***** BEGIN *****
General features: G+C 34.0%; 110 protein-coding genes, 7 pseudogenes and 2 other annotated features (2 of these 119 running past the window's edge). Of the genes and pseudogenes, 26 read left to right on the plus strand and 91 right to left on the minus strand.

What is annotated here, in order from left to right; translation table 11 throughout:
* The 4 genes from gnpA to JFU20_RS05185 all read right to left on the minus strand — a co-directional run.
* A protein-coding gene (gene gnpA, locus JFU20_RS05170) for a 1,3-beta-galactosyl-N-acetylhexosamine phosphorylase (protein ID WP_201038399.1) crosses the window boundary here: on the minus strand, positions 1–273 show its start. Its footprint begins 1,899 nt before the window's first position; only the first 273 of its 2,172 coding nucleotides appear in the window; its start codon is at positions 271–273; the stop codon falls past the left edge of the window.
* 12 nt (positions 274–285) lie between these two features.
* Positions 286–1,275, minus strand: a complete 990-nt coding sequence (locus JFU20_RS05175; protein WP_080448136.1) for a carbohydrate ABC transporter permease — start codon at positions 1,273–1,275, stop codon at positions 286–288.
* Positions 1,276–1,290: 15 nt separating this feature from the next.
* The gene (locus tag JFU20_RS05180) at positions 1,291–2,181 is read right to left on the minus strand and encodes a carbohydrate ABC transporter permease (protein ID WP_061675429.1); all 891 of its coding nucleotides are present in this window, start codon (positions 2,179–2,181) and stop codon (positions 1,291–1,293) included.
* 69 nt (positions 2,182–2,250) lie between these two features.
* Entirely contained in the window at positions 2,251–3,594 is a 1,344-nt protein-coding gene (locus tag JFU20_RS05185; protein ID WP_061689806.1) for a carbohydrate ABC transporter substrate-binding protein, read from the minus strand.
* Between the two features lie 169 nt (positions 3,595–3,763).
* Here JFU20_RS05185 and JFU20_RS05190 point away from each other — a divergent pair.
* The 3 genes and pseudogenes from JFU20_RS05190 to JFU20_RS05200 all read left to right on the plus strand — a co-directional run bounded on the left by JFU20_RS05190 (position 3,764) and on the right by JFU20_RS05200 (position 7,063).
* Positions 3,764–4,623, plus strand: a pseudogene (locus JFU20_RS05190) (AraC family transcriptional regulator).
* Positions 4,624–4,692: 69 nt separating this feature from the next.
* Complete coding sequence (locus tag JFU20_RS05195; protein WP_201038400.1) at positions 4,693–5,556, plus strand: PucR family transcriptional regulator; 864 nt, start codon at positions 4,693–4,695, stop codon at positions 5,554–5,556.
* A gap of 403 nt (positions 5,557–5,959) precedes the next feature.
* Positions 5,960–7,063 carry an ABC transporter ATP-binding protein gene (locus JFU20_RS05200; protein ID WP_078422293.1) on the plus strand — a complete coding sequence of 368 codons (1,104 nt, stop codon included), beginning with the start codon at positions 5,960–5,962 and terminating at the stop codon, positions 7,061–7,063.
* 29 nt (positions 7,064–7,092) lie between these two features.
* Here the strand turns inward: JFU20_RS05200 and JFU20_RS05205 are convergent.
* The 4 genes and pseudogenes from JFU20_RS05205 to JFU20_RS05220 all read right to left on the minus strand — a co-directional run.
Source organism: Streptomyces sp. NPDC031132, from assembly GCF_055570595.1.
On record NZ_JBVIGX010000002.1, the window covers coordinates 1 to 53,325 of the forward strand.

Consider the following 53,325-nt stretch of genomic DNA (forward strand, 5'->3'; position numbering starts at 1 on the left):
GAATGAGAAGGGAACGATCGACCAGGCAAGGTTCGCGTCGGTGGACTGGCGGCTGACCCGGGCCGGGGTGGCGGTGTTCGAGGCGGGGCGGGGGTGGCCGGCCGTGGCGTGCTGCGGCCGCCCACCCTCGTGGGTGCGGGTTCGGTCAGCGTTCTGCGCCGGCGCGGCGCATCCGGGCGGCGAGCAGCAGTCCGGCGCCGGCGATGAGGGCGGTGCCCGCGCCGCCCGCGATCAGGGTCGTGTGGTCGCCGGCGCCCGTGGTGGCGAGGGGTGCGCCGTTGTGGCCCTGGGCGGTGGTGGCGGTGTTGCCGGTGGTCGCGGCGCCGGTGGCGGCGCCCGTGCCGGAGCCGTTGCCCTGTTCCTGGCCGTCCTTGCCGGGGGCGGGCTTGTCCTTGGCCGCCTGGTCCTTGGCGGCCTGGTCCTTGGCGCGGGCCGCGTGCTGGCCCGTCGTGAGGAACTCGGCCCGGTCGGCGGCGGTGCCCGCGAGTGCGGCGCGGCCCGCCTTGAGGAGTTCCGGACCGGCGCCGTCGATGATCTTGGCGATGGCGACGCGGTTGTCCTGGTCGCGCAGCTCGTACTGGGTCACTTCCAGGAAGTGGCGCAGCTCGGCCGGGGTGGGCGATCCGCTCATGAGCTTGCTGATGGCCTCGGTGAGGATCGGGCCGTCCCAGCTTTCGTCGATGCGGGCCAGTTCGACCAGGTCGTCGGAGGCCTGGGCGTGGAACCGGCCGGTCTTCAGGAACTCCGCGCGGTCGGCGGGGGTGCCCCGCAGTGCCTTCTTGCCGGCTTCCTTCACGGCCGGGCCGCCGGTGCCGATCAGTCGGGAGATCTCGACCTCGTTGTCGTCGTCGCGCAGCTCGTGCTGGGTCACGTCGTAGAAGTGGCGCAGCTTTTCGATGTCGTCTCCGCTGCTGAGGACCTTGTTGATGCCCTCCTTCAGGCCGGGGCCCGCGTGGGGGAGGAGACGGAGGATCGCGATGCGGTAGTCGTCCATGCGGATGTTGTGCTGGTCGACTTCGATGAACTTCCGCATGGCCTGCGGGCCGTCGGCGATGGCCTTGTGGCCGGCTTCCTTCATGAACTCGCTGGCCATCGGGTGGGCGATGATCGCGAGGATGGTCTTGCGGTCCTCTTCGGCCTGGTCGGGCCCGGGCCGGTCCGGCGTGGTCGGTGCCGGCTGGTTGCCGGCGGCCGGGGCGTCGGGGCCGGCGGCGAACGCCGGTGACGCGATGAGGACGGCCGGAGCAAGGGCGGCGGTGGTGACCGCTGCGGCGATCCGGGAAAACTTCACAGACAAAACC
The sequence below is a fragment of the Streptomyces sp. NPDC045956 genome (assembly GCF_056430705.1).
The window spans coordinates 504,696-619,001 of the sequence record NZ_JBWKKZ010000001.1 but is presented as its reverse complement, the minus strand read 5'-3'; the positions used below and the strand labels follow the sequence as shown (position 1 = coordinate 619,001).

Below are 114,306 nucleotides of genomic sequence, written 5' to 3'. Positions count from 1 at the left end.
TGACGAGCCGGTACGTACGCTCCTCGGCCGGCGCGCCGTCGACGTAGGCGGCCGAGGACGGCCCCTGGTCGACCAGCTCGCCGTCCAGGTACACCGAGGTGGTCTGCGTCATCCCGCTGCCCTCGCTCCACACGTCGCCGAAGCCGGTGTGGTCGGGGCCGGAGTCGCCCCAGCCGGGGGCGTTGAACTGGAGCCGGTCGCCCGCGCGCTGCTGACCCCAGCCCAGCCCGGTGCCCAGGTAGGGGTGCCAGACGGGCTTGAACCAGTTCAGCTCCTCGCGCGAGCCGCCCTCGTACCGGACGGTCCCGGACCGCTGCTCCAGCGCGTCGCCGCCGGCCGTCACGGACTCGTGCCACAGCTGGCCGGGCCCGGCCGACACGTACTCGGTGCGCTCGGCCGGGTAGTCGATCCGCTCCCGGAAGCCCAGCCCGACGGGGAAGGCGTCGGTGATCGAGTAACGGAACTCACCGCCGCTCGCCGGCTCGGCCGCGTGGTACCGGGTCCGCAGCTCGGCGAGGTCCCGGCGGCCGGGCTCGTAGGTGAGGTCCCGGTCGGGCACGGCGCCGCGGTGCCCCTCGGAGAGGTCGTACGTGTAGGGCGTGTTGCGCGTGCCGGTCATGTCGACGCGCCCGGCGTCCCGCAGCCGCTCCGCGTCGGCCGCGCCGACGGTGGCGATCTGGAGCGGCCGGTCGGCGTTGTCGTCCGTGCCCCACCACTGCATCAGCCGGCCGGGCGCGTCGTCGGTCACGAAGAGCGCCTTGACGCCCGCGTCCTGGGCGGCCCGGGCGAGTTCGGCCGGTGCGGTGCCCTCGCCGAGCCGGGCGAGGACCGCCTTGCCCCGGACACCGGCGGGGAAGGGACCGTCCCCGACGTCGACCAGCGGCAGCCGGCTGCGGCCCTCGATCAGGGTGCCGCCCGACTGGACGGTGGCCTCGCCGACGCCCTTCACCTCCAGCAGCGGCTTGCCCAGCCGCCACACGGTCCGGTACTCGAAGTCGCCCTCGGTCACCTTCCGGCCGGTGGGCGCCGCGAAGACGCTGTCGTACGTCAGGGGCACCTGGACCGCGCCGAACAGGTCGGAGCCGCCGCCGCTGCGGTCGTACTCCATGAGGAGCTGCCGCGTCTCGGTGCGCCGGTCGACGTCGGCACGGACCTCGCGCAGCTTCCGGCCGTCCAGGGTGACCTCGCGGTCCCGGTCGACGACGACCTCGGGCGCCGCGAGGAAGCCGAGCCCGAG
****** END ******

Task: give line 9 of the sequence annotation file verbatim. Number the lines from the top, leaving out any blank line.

* 69 nt (positions 2,182–2,250) lie between these two features.